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Midnight Oil Release First Single Since 2002, ‘Gadigal Land’

Almost two decades since the release of their last record, Midnight Oil are back and better than ever with “Gadigal Land”.

Midnight Oil are set to release the first track from their forthcoming mini-album, 'The Makaratta Project', this Friday.

Tony Mott*

Having first teased its arrival earlier this week, iconic Aussie rockers Midnight Oil have returned with their first new song in 18 years, sharing the powerful “Gadigal Land” this morning.

Featuring Dan Sultan, Joel Davison, Kaleena Briggs, and Bunna Lawrie, “Gadigal Land” is the mighty return that fans of the political outfit have yearned for since the release of their most recent album, 2002’s Capricornia.

Taking its name from the traditional owners of Sydney, The Gadigal lands include what is now the CBD plus areas from South Head through to the inner west. With lyrics such as “Welcome to Gadigal land, do you know our story?“, the track provides a provocative account of what happened in the titular location, and elsewhere around the country, in 1788.

Kicking things off with a blast of horns, and encompassing the passionate message and performance style that Midnight Oil have always been known for, “Gadigal Land” feels as though barely a day has passed between now and when we last heard fresh material from the group.

A special studio video of the song will also air during the National Indigenous Music Awards at 7PM AEST on Saturday, and additionally streamed via the band’s Facebook page.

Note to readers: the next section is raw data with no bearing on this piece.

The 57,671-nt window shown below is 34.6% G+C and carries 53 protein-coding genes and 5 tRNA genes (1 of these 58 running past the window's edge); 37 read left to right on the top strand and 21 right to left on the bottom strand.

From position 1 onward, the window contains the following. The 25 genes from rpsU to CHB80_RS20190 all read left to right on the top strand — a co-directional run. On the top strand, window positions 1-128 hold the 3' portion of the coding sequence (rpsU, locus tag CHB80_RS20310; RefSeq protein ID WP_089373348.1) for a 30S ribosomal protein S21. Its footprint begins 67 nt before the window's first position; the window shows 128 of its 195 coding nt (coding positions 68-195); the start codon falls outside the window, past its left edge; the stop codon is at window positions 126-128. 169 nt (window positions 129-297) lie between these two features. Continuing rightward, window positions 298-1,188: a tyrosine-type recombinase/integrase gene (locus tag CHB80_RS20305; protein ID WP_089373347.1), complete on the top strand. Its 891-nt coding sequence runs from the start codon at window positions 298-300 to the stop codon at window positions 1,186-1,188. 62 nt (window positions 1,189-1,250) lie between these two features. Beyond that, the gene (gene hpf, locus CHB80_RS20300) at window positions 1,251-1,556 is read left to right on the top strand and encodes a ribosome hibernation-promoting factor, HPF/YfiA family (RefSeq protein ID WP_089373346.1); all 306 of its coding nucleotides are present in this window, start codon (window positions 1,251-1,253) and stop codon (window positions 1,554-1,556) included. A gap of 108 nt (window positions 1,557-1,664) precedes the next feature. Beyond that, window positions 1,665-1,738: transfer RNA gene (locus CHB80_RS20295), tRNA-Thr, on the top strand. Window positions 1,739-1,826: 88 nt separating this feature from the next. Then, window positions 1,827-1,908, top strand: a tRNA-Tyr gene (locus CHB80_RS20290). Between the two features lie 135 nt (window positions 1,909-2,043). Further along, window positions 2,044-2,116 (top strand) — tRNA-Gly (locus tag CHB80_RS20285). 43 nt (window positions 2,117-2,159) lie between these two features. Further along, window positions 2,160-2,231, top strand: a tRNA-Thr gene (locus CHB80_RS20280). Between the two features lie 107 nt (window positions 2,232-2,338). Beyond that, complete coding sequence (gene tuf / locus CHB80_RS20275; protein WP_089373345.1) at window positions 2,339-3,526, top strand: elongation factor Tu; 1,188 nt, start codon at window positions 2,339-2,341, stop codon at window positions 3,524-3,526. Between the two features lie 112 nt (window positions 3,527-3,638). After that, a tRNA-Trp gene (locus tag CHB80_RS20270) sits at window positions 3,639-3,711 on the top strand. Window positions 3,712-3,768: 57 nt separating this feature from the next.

“Gadigal Land” is on track to appear on the forthcoming mini-album, The Makarrata Project, which was planned to arrive by the middle of 2020. Announcing new music in February, the group teamed up with producer Warne Livesey to record 20 songs, with eight of these (which “shared a strong focus on the issue of indigenous reconciliation”) set to be released on the aforementioned mini-album.

Unfortunately, with COVID-19 disrupting plans for the year, Midnight Oil’s special launch performance at this year’s Splendour in The Grass was also affected, though the group are still on track to release the record in October.

“We’ve always been happy to lend our voice to those who call for racial justice, but it really feels like we’ve reached a tipping point,” the group explained via a statement. “We urge the federal government to heed the messages in the Uluru Statement From The Heart and act accordingly.

“Hopefully this song and The Makarrata Project mini-album we’ve created alongside our First Nations friends can help shine a bit more light on the urgent need for genuine reconciliation in this country and in many other places too.”

While the rest of the band’s recordings are slated for a 2021 album release, Midnight Oil also revealed that all proceeds of “Gadigal Land” will go “to organisations which seek to elevate The Uluru Statement From The Heart in particular and Indigenous reconciliation more broadly”. Sony Music Entertainment Australia are also on board to match any contributions from artists.

Midnight Oil’s “Gadigal Land” is out now via Sony Music Entertainment Australia.